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Food for thought: autophagic vacuolar myopathies
  1. E-M Strehle
  1. E-M Strehle, Department of Paediatrics, North Tyneside General Hospital, Rake Lane, North Shields NE29 8NH, UK; strehle{at}doctors.org.uk

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Most paediatricians are familiar with the terms lysosomal storage disorders (LSDs) and neuromuscular disorders (NMDs), and these disease entities seem to have little in common. Here, I am giving a synopsis of autophagic vacuolar myopathies (AVMs), a relatively new group of diseases at the interface between LSDs and NMDs.1 2 AVMs (lysosomal myopathies) are characterised by the accumulation of abnormal lysosomes in muscle fibres resulting in specific clinical signs and symptoms.

The term “autophagy” is derived from the Greek words “autos” and “phago” meaning “self-eating”. Autophagy takes place in the lysosomes and refers to the process of breaking down cellular components and expelling the products back into the cytoplasm. Over the last few years this phenomenon has increasingly attracted the attention of scientists and doctors as it also has implications for ageing, cancer, infection, cardiovascular disease and neurodegenerative disease.3

LYSOSOMAL STORAGE DISORDERS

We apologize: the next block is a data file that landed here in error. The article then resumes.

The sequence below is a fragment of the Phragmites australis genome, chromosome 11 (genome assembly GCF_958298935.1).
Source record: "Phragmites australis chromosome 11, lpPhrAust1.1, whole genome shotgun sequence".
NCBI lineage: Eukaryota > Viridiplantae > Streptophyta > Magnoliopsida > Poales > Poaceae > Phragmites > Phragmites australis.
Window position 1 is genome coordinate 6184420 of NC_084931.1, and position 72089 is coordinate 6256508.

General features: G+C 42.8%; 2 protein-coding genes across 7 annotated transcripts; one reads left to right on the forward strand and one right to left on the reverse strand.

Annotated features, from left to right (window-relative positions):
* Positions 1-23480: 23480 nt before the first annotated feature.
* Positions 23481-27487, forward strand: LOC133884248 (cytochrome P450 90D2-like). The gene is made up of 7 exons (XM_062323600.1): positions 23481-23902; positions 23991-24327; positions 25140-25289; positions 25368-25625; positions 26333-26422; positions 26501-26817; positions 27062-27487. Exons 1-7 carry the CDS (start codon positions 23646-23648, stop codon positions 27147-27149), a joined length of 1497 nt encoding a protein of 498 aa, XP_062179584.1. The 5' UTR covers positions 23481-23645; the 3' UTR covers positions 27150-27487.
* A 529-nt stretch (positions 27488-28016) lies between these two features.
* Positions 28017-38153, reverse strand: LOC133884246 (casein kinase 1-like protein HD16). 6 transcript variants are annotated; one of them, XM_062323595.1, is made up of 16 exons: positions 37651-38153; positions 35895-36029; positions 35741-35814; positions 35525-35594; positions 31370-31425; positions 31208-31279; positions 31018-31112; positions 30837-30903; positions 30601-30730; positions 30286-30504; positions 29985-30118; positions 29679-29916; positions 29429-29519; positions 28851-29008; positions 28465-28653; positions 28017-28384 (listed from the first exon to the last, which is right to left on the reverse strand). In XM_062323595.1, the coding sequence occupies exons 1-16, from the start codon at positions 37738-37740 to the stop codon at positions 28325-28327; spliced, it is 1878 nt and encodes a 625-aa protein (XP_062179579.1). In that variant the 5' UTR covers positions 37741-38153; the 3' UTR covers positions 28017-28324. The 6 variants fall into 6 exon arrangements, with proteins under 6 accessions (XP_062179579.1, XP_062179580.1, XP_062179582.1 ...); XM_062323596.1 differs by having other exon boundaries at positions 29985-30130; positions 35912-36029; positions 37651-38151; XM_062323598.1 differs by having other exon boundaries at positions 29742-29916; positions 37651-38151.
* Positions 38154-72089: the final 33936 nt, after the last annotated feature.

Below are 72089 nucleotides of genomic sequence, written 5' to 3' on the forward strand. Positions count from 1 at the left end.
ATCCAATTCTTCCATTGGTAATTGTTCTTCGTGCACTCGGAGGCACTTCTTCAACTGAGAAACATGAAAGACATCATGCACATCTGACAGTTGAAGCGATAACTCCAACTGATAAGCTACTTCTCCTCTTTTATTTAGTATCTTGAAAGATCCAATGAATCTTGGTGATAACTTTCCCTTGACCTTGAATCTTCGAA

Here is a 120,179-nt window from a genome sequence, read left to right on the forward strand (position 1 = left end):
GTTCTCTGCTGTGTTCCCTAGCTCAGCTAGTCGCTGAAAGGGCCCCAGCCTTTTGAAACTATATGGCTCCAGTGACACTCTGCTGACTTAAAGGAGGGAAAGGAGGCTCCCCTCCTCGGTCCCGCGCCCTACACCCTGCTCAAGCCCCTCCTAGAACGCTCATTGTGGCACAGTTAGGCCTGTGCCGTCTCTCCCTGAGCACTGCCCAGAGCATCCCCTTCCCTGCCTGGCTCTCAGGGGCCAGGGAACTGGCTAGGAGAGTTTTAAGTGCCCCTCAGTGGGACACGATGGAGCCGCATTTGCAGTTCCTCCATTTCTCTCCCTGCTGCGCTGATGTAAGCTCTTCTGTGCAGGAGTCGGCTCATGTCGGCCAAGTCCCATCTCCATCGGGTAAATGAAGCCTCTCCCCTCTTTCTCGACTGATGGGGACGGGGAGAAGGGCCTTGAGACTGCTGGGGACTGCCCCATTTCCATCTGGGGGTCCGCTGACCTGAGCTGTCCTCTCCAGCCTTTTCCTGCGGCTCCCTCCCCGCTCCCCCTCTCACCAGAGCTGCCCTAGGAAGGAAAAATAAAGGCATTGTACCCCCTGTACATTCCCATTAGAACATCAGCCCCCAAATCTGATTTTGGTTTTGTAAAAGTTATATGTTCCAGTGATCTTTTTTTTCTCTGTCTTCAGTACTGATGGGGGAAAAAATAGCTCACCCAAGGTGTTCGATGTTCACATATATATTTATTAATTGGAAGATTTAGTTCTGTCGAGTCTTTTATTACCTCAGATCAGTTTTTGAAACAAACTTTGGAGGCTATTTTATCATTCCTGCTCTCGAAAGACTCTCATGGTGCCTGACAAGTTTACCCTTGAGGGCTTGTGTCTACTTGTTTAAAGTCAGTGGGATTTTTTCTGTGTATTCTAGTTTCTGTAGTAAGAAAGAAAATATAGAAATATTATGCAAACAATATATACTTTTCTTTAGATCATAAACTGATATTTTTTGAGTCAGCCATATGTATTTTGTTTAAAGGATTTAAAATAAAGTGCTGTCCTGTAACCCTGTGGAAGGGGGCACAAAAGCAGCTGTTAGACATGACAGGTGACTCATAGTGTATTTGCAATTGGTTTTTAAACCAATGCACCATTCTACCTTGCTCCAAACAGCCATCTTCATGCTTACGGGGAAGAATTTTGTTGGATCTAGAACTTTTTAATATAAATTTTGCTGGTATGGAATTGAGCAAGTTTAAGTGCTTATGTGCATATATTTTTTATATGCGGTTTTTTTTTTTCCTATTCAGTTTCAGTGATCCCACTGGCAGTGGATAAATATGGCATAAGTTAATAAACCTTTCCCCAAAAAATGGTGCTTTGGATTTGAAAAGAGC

LSDs are a group of approximately 50 predominantly autosomal recessive diseases caused by a malfunctioning lysosomal protein. The defective protein can be a lysosomal enzyme, a lysosomal transporter or a membrane protein, which leads to accumulation of biological substrates and cell dysfunction. Central nervous system, skeleton, liver and spleen are frequently involved. The combined prevalence of LSDs is 1 in 7700.4 5 Enzyme assays are currently the gold standard for diagnostic testing. Several successful strategies have been developed to treat patients with specific lysosomal storage diseases. Allogeneic bone marrow transplantation has been used, among others, in mucopolysaccharidosis (MPS) types I and II. Intravenous enzyme replacement therapy (ERT) is available for MPS I and IV, Gaucher disease type I (GD I), Fabry disease and Pompe disease. More recently, substrate inhibition therapy with miglustat has been approved for GD I and Niemann-Pick disease type C (NPC). LSDs with central nervous system involvement pose a particular challenge due to difficulties in …

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